Bishop Artemije horrified by actions of German KFOR

"The behavior of German KFOR represents a direct threat to the religious rights of Orthodox Serbs in the Prizren area," said Bishop Artemije during a telephone interview from the U.S., where he is currently visiting. "My monks are not only protecting their monastery but also carrying out religious services to meet the needs of the remaining people. They are taking care of their spiritual and humanitarian needs. If the monks are completely isolated within the walls of their monastery in this manner, the few remaining Serbs in the Prizren area will have no possibility of attending Holy Liturgy, baptizing children, going to confession or being buried. Such behavior on the part of the German military contingent is leading to the complete expulsion of the Orthodox Church from this region where it remained and survived for centuries, even during the Ottoman occupation."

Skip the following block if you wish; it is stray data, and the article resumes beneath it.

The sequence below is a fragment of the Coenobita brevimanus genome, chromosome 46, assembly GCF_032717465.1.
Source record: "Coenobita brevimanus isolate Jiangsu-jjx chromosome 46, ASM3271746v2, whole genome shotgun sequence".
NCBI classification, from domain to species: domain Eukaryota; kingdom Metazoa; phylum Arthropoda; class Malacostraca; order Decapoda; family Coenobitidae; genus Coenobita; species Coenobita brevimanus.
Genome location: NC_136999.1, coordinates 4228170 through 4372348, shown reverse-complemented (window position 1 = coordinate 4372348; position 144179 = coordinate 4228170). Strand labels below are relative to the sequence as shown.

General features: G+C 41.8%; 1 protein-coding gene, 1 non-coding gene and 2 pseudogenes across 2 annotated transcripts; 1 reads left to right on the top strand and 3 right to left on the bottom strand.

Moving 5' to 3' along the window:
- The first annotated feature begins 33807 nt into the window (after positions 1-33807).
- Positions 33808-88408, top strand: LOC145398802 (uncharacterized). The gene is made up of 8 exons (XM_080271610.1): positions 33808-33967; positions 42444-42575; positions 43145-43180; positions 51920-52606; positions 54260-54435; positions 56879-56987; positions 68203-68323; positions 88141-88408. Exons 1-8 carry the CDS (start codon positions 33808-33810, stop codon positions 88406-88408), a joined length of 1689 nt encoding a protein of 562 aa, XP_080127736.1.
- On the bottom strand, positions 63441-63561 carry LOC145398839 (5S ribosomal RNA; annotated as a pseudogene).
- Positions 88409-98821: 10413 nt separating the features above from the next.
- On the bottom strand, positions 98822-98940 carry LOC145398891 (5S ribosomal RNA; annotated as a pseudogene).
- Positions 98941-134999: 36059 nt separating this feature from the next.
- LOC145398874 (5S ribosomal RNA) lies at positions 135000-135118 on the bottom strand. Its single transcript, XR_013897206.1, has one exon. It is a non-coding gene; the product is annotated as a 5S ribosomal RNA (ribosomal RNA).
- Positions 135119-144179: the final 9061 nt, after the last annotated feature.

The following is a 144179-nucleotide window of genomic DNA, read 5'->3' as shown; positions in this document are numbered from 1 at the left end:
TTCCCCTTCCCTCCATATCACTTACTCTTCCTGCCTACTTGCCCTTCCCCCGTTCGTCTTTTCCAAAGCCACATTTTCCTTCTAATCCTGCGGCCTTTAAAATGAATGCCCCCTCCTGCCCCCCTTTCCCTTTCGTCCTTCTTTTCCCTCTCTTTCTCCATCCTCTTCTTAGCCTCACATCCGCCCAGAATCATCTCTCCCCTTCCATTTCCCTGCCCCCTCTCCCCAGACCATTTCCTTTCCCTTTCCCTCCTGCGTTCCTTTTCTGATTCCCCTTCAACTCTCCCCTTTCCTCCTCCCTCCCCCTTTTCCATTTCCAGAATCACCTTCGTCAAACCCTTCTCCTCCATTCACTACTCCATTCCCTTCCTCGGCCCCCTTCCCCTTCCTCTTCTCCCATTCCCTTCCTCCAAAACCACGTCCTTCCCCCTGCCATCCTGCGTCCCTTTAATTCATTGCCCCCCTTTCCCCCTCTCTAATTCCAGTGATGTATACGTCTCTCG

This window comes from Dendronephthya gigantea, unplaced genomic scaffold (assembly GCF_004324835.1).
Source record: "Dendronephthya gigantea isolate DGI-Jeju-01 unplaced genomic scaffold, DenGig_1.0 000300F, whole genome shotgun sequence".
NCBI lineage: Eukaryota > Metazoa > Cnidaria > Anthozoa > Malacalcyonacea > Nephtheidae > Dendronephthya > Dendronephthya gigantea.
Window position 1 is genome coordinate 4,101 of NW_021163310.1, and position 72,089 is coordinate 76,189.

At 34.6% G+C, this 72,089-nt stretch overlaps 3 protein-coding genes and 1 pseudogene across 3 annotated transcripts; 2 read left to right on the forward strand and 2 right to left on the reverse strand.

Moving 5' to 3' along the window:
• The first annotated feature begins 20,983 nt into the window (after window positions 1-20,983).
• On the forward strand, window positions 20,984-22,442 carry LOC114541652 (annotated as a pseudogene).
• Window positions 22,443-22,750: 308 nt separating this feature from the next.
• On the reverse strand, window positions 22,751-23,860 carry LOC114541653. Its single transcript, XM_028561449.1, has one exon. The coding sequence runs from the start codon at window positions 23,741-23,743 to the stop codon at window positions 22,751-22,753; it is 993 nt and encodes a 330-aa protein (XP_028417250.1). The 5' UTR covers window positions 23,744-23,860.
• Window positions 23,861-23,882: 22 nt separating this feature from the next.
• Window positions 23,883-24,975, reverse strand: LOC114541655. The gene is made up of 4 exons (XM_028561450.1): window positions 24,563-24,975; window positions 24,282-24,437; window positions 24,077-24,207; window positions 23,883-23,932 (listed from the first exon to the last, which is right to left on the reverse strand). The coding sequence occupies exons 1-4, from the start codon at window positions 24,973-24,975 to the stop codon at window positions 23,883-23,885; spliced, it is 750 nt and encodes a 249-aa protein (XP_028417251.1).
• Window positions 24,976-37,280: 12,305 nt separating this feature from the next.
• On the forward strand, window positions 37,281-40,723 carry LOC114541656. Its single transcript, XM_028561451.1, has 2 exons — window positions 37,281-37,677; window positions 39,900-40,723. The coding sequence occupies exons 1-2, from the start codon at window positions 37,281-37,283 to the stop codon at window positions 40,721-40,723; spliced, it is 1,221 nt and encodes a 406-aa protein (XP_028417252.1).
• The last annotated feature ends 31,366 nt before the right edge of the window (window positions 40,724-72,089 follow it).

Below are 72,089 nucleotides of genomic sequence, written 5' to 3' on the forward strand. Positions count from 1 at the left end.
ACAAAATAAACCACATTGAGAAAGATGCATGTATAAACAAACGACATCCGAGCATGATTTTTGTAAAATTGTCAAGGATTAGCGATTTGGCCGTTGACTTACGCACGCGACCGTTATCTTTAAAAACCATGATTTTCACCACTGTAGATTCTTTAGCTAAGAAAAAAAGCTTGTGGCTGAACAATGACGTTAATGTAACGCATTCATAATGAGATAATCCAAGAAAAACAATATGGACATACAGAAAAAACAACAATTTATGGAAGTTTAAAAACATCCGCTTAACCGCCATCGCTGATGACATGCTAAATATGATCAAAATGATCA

"This represents a outrageous example of punishing the monks for no other reason than that they reported the truth regarding the incident in Djakovica. German KFOR not only failed to react to that incident but attempted to cover up the fact that it ever occurred," concluded Bishop Artemije.


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ERP KIM Info-Service is the official Information Service of the Serbian Orthodox Diocese of Raska and Prizren and works with the blessing of His Grace Bishop Artemije.
Our Information Service is distributing news on Kosovo related issues. The main focus of the Info-Service is the life of the Serbian Orthodox Church and the Serbian community in the Province of Kosovo and Metohija. ERP KIM Info Service works in cooperation with www.serbian-translation.com as well as the Kosovo Daily News (KDN) News List